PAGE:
Scientists recover liquid blood from 42,000-year-old foal

Scientists claim the frozen foal is the best preserved Ice Age specimen ever found. Photo by Semyon Grigoryev/NEFU

April 18 (UPI) — An international team of scientists have extracted liquid blood and urine from a 42,000-year-old foal recovered Siberian permafrost. Russian and South Korean researchers hope to use the preserved fluids to clone the ancient horse species.

Last summer, scientists at the Mammoth Museum at Northeastern Federal University found the prehistoric foal frozen in the permafrost of Batagaika crater. An autopsy revealed well preserved organs and tissue, and researchers were able to take liquid blood samples from the specimen’s heart vessels.

“This is the best preserved Ice Age animal ever found in the world,” Semyon Grigoryev, head of the Mammoth Museum in Yakutsk, told the Russian news service TASS.

The autopsy suggested the foal drowned in mud. Shortly afterwards, the mud froze and became permafrost, creating ideal conditions for prolonged preservation.

“An autopsy showed the foal carcass was extremely well-preserved, the body even without deformation,” Grigoryev told CNN. “The hair cover also preserved most parts of the carcass, especially at the head and legs.”

Grigoryev and his colleagues at Northeastern Federal University are working with scientists South Korean Sooam Biotech Research Foundation on several cloning projects, including efforts to clone the ancient foal and a woolly mammoth.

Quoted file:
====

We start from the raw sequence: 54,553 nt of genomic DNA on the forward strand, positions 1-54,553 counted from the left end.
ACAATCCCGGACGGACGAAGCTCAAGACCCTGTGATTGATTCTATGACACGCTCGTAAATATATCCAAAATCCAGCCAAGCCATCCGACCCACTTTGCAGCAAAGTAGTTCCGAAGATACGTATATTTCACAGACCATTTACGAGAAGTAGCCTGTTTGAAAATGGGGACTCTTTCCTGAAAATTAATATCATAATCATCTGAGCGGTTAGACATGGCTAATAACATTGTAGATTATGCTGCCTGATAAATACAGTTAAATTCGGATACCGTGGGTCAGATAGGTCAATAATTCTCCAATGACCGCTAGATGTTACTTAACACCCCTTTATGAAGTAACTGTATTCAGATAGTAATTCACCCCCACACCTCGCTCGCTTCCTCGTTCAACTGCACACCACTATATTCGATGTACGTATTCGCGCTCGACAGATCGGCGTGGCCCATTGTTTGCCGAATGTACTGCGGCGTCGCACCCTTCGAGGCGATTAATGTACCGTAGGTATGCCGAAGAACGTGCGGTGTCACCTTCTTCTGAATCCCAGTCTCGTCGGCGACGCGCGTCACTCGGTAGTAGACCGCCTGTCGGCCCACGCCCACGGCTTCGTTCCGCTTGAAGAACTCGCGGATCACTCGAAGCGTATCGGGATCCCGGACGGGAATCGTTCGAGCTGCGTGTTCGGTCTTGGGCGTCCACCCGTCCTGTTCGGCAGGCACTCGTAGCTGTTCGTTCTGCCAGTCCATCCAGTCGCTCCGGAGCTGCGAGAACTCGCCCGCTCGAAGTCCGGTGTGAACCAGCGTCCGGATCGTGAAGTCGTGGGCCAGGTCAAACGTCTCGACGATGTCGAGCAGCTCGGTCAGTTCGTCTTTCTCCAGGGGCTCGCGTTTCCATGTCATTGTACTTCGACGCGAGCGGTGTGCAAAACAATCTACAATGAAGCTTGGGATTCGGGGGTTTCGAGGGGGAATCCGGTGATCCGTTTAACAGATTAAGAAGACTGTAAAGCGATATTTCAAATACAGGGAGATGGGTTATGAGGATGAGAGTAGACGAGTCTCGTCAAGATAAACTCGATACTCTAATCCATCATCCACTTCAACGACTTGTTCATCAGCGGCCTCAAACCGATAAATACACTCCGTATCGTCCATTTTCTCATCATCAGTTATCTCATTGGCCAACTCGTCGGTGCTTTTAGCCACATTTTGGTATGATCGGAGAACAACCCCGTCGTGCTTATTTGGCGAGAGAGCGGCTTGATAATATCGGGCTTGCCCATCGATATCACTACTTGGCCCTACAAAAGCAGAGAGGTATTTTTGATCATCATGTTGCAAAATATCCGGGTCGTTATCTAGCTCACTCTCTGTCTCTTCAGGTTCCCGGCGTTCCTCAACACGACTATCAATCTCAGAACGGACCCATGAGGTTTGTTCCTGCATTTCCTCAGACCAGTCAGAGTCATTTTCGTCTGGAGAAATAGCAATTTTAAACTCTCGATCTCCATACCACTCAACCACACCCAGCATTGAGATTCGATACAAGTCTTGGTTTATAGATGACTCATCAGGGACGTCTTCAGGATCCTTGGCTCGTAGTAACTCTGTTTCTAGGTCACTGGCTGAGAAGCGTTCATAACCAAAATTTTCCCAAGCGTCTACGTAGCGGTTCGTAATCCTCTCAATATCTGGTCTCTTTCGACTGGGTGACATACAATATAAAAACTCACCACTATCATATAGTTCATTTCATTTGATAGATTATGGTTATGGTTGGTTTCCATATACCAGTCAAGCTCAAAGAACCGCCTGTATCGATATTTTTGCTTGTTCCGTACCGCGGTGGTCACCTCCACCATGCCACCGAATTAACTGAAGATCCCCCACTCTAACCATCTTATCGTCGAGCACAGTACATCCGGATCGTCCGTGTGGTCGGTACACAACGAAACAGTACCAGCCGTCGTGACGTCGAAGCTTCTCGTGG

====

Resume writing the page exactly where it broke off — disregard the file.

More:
Though researchers are trying to use the blood to extract viable cells for cloning, Grigoryev isn’t particularly hopeful.

“I think that even the unique preservation [of] blood is absolutely hopeless for cloning purposes since the main blood cells — the red blood cells or erythrocytes — do not have nuclei with DNA,” he told CNN. “We [are] trying to find intact cells in muscle tissue and internal organs that are also very well-preserved.”

Researchers found a similarly well-preserved mammoth frozen in Siberian ice in 2013. Scientists at the Mammoth Museum and Sooam are working to piece together a {link:mammoth genome:” target=”_blank”} using DNA fragments extracted from the mammoth.

“We’re getting an unprecedented amount of access to mammoth samples through this collaboration,” Insung Hwang, a geneticist at the biotech research firm Sooam, told a documentary film crew with the United Kingdom’s Channel 4 several years ago. “We’re trying hard to make this possible within our generation.”

Sooam made headlines several years ago for their work cloning dogs. Many scientists have criticized the firm’s ethics.

“Reviving species is controversial for a number of reasons, including the diminished quality of life for the clone, which will be subject to experiments during its entire life,” reporter George Dvorsky wrote in Gizmodo.


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